“Yea. Yea, I know. She thinks I need someone to hold my hand through life. She doesn’t think I can make it on my own.”

“Can you?”

Mark raises his cup recognizing that the conversation went from playful to serious much quicker than he would have liked. “Point taken.”

Mark is not a social person. With Jamie he can talk about the little things in life but she knows when to pry and when to let him be, pushing and prodding only when she knows that it will move him closer to becoming a better version of himself and even then he holds things back from her. On the other hand, his father only talks about big picture stuff. Things that Mark feels vastly unprepared for. Future careers, marriage, family. He hardly thinks about what he will be doing the next week let alone the next year or in ten years. But his father doesn’t push him any further for answers when Mark inevitably shrugs him off. So when Eliana approaches him and immediately starts a conversation that is both casual and straight to the point he is a bit thrown off. This is not how it’s supposed to work. Small pokes or big questions.  Nothing in between. Noting that will actually affect him. Nothing that makes him want to take an honest look at the way he is living his life. Especially from a complete stranger. Her banter is quite the opposite of what he had expected from the shy girl he met in his doorway last week.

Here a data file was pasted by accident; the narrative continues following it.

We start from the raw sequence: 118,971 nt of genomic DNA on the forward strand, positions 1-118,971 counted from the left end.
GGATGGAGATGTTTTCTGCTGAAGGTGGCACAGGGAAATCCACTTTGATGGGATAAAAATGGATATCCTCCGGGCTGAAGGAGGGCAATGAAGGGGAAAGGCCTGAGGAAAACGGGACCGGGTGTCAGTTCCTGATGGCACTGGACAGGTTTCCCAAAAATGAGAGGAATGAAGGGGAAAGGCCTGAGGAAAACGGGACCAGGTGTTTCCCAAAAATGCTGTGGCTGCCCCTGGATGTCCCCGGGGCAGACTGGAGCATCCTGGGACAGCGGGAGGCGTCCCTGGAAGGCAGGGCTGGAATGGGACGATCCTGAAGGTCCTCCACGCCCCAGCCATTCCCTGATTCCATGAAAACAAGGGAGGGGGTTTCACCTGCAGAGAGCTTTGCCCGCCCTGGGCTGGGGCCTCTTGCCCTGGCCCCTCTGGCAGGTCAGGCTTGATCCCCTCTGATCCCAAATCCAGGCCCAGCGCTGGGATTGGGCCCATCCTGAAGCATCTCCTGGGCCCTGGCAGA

“So Jamie tells me you’re a writer.”

There it is again but unlike his father she lets him talk about the things he does not want to instead of asking the questions purely for the sake of small talk.

“Well I suppose a writer is someone who actually writes.”

What was he doing? He had adopted her playful tone yet also admitted to an insecurity. This girl was no good.

“I was in your apartment. I saw your notebooks.”

“Yea, those. Those are mostly just ideas and stuff.”

“I’d like to see one sometime. Your ideas.”

“Well, I mean, they’re in my apartment.”

“What about that one right there. The one you keep looking at hoping I didn’t notice you shoving underneath all those books?”